In Illinois, Small Newspaper Group owns The Daily Journal in Kankakee, The Dispatch in Moline, The Rock Island Argus and The Times of Ottawa and Streator.
- Of the 50 states, only Virginia revokes or suspends fewer teaching certificates than Illinois.
- No investigators are employed by the Illinois State Board of Education, so reports of teacher misconduct are often not investigated or acted upon.
- The Department of Children and Family Services has found 323 cases providing credible evidence of abuse by teachers, but none have had their licenses suspended or revoked.
- Teachers hired before 2004 have not had to undergo a state-mandated national criminal background check.
- Physicians are 43 times more likely than the state's teachers to have their license suspended or revoked.
- Lawyers are 25 times more likely than teachers to have their license suspended or revoked.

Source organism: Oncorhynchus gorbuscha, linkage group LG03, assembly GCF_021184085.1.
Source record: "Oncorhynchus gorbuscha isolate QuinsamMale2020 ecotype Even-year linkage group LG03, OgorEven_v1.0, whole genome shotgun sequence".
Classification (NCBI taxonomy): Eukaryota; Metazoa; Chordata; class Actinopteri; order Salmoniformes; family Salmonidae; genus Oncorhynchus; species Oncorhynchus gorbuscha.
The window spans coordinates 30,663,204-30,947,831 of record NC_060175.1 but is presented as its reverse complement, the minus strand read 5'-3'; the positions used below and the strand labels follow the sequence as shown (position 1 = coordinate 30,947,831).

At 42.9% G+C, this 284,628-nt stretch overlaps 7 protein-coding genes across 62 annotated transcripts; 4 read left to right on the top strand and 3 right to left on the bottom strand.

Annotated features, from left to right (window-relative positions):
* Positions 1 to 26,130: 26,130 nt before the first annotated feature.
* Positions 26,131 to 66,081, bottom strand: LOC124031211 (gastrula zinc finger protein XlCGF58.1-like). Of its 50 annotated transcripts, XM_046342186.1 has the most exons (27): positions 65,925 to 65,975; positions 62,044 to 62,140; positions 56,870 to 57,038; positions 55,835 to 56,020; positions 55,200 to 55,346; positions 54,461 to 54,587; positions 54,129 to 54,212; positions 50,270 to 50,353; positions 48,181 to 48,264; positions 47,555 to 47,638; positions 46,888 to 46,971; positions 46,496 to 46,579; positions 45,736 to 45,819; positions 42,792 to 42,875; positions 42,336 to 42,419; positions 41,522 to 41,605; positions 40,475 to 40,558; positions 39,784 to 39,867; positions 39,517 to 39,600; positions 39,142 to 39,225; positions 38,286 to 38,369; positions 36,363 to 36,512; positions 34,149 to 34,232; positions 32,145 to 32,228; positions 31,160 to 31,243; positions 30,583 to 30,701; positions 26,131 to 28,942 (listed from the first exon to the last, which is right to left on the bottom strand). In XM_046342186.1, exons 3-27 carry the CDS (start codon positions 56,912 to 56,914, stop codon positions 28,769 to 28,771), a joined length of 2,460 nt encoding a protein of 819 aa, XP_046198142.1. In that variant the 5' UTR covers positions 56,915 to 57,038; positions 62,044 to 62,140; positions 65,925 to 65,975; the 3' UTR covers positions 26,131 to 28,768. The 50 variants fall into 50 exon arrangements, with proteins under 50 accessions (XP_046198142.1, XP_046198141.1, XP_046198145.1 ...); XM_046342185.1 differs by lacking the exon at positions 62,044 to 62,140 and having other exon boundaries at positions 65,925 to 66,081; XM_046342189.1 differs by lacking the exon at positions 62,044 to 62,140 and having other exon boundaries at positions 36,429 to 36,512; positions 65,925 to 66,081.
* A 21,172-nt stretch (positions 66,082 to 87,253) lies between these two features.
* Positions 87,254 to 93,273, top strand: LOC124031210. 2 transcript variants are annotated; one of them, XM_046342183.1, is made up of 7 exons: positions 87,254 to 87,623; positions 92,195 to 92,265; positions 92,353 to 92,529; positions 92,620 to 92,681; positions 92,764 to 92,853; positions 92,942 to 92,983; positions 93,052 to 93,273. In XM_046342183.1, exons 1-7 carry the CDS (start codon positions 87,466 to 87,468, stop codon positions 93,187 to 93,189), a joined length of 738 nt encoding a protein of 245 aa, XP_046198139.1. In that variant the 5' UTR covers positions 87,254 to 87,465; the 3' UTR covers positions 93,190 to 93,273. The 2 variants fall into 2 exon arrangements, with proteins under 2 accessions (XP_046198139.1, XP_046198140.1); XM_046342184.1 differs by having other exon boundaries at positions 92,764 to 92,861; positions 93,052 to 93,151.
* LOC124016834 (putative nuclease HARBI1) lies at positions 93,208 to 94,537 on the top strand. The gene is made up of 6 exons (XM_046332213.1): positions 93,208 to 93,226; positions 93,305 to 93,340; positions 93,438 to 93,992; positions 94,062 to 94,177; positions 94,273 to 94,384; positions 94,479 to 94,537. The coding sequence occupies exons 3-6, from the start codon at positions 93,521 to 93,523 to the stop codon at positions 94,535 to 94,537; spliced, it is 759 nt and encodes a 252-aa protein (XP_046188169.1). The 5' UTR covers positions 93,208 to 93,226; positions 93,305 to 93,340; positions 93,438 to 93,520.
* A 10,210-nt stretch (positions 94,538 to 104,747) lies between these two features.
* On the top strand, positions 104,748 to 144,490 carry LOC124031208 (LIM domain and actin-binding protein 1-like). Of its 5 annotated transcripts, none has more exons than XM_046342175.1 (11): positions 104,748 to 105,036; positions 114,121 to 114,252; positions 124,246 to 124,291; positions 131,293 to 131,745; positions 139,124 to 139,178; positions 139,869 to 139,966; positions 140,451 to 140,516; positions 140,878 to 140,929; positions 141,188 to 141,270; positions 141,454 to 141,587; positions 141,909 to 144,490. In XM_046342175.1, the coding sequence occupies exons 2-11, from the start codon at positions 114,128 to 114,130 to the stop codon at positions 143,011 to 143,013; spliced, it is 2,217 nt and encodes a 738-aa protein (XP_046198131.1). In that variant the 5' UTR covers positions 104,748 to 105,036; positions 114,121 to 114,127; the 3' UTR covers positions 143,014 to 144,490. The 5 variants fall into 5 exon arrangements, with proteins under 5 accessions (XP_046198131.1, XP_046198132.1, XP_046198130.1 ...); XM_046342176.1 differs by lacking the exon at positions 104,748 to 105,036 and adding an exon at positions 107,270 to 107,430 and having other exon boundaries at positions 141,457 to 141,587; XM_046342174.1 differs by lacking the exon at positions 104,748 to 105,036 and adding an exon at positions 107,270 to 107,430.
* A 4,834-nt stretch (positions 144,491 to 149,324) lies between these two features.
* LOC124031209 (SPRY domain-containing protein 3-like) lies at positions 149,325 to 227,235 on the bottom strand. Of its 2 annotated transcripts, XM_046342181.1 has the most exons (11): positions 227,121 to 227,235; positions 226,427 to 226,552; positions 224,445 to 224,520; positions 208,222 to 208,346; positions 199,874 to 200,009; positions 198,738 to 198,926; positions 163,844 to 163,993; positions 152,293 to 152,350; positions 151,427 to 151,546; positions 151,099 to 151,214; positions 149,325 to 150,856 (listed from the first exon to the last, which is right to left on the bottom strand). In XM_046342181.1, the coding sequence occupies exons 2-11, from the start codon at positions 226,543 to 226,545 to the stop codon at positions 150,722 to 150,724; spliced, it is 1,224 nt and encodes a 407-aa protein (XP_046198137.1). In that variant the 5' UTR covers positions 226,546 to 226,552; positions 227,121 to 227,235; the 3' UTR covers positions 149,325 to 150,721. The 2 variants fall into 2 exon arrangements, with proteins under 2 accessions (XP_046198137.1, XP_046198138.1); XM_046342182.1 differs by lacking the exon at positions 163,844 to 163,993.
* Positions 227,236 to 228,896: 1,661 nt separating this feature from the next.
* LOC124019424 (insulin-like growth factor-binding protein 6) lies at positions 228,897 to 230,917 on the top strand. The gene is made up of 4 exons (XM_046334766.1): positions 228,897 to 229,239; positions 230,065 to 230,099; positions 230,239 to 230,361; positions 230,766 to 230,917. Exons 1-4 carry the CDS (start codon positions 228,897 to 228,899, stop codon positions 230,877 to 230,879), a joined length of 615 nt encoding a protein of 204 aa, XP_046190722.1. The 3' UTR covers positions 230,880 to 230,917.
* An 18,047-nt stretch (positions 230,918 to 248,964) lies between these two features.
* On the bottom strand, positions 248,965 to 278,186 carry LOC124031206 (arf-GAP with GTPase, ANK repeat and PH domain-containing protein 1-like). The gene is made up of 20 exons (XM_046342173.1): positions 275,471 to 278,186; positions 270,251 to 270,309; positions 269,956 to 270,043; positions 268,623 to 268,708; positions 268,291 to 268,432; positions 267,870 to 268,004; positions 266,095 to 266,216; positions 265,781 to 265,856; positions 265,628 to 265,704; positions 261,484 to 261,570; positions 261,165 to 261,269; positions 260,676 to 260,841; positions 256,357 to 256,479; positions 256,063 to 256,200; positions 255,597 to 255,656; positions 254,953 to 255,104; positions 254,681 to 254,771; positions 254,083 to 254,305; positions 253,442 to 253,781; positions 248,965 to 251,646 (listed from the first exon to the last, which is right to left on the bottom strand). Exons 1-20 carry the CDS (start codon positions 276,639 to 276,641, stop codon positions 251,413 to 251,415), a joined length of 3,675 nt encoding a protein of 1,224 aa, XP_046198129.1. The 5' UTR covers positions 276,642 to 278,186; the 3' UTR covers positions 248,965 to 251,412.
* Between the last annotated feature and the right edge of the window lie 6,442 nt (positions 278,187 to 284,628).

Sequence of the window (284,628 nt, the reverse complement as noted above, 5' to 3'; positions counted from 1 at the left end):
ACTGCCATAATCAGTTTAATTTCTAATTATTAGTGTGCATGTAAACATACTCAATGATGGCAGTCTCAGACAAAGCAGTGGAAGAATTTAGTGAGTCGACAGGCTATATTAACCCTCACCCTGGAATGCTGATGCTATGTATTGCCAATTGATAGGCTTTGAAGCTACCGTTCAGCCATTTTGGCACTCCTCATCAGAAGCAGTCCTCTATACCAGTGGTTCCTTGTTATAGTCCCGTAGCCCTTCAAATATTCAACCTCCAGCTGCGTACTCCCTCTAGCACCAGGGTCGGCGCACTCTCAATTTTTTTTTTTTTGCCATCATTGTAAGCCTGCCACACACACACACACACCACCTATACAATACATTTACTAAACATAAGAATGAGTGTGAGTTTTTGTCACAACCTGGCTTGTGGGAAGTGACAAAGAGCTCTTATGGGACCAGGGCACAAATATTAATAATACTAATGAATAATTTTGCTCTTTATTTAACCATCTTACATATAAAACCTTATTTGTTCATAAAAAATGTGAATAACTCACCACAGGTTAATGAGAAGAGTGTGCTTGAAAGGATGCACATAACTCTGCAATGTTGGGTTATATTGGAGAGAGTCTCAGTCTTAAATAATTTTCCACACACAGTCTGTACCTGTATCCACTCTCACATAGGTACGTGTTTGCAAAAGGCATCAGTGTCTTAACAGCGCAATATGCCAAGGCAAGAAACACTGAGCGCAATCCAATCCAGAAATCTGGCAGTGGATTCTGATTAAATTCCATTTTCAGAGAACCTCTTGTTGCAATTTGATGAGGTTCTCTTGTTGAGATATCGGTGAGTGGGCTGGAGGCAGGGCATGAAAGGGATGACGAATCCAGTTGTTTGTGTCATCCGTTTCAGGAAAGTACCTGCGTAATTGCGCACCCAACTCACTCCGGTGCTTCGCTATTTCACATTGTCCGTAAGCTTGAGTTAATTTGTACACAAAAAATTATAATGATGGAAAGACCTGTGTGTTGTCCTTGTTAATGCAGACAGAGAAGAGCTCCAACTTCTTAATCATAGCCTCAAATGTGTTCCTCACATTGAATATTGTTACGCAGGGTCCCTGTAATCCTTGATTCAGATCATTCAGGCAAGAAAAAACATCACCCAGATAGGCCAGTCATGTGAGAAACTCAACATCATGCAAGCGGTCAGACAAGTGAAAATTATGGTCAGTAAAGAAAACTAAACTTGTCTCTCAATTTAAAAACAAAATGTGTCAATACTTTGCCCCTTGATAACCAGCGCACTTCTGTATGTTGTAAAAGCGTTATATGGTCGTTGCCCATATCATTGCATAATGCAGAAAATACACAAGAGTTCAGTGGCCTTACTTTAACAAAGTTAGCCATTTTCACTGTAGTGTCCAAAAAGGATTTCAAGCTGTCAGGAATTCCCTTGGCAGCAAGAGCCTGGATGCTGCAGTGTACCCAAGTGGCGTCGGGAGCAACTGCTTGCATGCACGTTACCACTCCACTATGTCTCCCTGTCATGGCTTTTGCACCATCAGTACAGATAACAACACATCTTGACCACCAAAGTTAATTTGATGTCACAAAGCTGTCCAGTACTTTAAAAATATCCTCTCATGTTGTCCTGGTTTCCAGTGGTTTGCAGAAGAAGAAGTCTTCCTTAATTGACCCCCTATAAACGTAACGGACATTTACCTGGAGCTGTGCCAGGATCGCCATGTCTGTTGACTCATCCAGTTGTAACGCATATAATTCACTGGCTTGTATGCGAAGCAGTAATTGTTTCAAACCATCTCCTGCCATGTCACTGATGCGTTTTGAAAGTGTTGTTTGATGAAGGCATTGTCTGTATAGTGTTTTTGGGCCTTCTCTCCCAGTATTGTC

- None of the tenured teachers fired in the last decade have also lost their teaching certificate and certification officials are not notified when a school district disciplines an educator.
Friday, October 19, 2007
Small Newspaper Group's series compares state by state how Illinois deals with problem teachers
In 2005, Scott Reeder, left, the Springfield, Ill., bureau chief for Small Newspaper Group, won multiple awards for his investigation into teacher tenure in Illinois, called "The Hidden Costs of Tenure." This week, the newspaper chain published Reeder's latest investigative effort, which compares teacher discipline in Illinois and the rest of the country does it. This series is called "Hidden Violations," and it used data compiled from records requests in all 50 states. On the Web site that hosts the report, Reeder summarizes his key findings about Illinois' record disciplining teachers: